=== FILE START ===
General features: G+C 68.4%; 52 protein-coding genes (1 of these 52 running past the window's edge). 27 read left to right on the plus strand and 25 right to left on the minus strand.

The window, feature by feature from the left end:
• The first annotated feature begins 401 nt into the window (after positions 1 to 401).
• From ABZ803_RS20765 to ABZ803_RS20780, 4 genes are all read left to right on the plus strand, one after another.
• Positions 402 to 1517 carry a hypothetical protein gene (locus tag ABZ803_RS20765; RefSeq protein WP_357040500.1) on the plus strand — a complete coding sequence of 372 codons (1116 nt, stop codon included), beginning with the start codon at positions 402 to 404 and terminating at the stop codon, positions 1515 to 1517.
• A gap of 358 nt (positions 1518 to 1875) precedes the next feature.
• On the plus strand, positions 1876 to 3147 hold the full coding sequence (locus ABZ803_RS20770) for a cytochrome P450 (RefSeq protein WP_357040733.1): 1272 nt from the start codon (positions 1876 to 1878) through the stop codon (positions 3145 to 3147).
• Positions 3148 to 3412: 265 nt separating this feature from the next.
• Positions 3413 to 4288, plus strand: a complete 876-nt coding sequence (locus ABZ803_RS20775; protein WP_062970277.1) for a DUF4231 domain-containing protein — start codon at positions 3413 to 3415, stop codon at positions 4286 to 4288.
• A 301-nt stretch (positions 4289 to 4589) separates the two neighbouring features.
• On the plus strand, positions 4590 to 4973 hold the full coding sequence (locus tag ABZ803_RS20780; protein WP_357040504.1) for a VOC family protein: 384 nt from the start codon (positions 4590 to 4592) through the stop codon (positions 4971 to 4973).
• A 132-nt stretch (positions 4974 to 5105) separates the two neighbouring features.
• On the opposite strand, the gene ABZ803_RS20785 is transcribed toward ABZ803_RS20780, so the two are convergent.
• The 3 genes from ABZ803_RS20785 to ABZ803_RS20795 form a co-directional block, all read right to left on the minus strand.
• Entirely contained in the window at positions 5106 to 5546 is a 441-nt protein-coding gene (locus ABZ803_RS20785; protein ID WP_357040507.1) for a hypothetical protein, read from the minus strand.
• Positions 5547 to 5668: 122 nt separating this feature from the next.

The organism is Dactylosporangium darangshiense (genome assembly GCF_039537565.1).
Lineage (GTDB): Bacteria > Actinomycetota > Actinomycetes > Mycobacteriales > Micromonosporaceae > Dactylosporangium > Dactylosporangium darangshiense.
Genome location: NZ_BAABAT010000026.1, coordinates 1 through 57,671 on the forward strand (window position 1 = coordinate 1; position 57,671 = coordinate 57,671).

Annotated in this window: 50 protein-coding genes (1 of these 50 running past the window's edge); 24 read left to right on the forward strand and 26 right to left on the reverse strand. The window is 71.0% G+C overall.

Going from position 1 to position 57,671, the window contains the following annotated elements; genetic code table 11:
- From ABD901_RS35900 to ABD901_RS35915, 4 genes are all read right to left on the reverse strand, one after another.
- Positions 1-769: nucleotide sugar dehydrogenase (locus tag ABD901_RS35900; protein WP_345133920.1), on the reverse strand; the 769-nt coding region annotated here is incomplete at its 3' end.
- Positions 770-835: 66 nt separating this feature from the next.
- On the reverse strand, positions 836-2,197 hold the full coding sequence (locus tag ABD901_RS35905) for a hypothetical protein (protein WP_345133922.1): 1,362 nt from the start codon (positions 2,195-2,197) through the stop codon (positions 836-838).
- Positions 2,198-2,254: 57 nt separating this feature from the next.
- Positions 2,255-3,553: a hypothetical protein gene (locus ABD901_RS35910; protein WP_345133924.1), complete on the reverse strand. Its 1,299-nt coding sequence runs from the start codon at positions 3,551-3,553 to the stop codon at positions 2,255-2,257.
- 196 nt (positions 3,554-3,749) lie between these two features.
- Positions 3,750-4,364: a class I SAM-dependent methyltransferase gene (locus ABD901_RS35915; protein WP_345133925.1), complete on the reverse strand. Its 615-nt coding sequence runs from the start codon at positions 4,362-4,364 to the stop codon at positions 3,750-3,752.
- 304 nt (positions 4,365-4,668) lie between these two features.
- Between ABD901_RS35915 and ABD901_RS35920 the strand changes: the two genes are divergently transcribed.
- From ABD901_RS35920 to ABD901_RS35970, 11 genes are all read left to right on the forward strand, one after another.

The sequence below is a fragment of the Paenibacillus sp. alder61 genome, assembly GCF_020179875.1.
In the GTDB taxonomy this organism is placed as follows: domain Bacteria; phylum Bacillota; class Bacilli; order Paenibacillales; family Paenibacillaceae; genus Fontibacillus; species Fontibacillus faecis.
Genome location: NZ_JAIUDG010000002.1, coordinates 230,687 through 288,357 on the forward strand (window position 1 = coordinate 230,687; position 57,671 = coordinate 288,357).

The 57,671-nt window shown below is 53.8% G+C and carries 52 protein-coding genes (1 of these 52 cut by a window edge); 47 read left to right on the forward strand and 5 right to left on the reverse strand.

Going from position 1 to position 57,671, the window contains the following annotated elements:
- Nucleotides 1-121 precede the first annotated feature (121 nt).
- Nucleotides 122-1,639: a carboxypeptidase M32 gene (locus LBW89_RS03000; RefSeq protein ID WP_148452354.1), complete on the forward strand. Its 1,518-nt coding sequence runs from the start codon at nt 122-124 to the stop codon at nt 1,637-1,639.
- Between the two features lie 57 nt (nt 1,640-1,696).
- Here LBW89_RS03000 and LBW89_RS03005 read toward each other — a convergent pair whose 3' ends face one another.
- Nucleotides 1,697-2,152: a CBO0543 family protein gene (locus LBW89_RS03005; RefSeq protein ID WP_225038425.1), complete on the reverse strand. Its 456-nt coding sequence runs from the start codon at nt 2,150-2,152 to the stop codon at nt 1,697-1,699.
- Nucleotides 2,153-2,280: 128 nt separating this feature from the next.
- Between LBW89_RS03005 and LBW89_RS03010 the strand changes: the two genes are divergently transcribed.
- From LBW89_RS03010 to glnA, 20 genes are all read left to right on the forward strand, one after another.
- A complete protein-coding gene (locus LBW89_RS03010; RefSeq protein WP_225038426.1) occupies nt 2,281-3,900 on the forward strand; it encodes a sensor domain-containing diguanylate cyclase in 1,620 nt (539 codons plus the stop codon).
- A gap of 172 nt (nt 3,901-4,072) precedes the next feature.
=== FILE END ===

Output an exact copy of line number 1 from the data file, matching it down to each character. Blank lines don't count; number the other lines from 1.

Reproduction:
General features: G+C 68.4%; 52 protein-coding genes (1 of these 52 running past the window's edge). 27 read left to right on the plus strand and 25 right to left on the minus strand.